Clarkston Rethinks its Relationship with ICE, Passes Non-detainer Policy
(APN) CLARKSTON — The City Council of Clarkston, Georgia, has passed a non-detainer policy on May 02, 2017 that prohibits the federal agency Immigration and Customs Enforcement (ICE) from arresting people in Clarkston with a “detainer request” or an “administrative immigration warrant.”
ICE must obtain a legal judicial warrant and show probable cause that authorizes an individual’s arrest and detention.
An ICE “detainer request” is just a piece of paper, and is not a legal warrant.
Clarkston does not want their citizens to be afraid to call the police to report crime for fear of being sent back to war torn and famine-ravaged countries.
Ten Somalis have been arrested in Clarkston, a city known internationally for being an immigrant and refugee community.
If they are sent back to their home country, they will face famine, floods, droughts, and war. It would be a death warrant.
“If you seize someone without a warrant, then you are violating their Constitutional rights and they can sue you,” Steve Quinn, the City Attorney, said in the May 02 work session.
“And if you are the City holding the person and if ICE told you to do it, that is not a legal defense… ICE takes no responsibility for their own policy,” Quinn said.
The Clarkston Non-Detainer Policy clearly states that “The City of Clarkston shall not detain or extend the detention of any individual at the request of ICE unless ICE first presents the City of Clarkston with a judicially issued warrant authorizing such detention.”
The non-detainer policy does not make Clarkston a Sanctuary City. It only requires ICE to follow the law and get a judicial warrant before arresting someone or asking local law enforcement to hold them in their city jail.
Georgia passed an extreme law of state preemption in 2009 that outlaws sanctuary cities and would withhold state funding from any local government that purports to adopt a sanctuary policy.
Quinn said his understanding of the Georgia statute on the state Sanctuary Cities policy means that if the Clarkston police department receives a call from ICE and asks a question about a certain person, the Georgia state law requires the police to communicate and cooperate with any information they have on that person and not refuse to answer.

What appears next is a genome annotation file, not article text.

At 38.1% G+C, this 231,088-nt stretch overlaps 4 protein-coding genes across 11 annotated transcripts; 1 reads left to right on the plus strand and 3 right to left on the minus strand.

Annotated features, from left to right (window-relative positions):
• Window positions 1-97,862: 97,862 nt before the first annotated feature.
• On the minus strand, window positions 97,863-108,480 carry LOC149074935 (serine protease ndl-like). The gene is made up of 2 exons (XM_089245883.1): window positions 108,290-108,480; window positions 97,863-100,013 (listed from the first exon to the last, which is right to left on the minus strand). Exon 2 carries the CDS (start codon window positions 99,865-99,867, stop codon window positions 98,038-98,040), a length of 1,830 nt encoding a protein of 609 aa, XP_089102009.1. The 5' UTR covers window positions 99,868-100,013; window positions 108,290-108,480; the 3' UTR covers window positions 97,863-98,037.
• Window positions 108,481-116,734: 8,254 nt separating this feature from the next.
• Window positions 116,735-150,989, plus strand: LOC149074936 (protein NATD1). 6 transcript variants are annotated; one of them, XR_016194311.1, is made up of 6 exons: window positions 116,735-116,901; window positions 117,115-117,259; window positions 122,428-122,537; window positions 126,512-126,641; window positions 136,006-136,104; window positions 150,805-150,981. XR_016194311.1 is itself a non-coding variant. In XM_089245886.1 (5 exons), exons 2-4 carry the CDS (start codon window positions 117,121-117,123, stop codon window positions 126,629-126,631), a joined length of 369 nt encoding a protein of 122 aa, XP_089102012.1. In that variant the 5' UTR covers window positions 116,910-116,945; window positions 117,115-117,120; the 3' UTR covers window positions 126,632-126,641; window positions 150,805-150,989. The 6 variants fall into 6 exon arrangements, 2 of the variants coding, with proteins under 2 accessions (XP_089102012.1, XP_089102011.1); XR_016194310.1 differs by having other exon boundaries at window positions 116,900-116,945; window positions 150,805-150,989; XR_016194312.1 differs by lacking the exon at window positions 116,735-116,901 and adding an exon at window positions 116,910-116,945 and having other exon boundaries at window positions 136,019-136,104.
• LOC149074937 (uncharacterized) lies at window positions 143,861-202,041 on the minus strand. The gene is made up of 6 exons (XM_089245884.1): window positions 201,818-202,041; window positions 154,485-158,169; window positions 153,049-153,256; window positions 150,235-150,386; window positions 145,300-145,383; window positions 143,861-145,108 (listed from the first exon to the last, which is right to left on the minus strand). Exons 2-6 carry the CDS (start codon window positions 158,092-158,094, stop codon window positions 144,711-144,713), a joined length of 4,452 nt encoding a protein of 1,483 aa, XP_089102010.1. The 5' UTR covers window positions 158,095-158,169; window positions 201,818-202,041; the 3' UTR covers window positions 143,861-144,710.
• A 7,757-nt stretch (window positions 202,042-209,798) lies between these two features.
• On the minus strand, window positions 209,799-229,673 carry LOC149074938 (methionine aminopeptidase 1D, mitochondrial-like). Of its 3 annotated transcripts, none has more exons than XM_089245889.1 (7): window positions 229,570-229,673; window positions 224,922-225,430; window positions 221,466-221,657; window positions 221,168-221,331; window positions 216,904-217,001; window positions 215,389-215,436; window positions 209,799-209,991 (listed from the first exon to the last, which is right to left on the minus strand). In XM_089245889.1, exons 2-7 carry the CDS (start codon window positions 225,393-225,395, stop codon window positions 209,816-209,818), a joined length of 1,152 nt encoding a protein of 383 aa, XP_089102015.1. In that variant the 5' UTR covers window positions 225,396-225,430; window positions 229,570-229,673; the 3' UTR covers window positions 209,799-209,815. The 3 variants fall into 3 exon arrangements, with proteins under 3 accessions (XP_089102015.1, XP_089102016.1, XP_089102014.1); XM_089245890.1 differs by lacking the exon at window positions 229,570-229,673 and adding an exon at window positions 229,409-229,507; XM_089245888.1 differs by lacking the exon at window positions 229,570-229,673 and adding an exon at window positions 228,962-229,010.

Therefore, the Non-Detainer policy also states that “City officials and employees shall communicate and cooperate with ICE with regard to reporting immigration status information.”
Clarkston’s Non-Detainer policy is in full compliance with the Georgia law and federal law, according to several attorneys.
“There are hundreds of jurisdictions that have already passed these policies and it’s not related to Sanctuary City,” Ted Terry, Mayor of Clarkston, said during the work session.
DeKalb and Clayton Counties have had a policy on detainers for several years and recently Fayette County adopted a policy on detainers. The Fulton County Board of Commissioners has also adopted a resolution on this issue.
ICE officials had a meeting with several Clarkston Council Members the morning before the Non-Detainer vote.
At that meeting, it was reported that ICE threatened to put Clarkston on a “naughty list” if this policy was passed and that state and federal funding could be effected.
ICE was relying on an Executive Order by the Trump Administration seeking to cut federal funds to sanctuary cities, but, even if that Order were applicable here, it has since been declared unconstitutional by a U.S. District Court in California.
Federal District Court Judge William Orrick’s ruling concluded that Trump’s order undermined both federalism and separation of powers because Congress gets to decide how federal funds are spent.
“The fact that you would make a petty empty unconstitutional threat draws in question the legitimacy of the raids that you are conducting. If you are willing to threaten a legislative body of a municipality in that way, it paints a dark picture of what else you are actually doing and the matter you are going about doing it,” Mario Williams,, a Council Member, said.
“The decision from the federal court in San Francisco is important to send a strong message to the Trump Administration that they went too far, they can’t threaten localities with withdrawal of funding,” Azadeh Shahshahani, legal advocate Director for Project South, said.
“Life at these detention centers are a living nightmare and no human beings should be treated the way immigrants at these facilities are being treated. There are people who fear torture and persecution in their home countries being detained in Irwin County and Stewart County,” Shahshahani testified at the Council Meeting.
A special report from Project South inside Georgia’s Immigrant Detention Centers:
“Thanks to the Trump administration policies, we now have people from this community also detained at these detention centers,” Shahshahani concluded.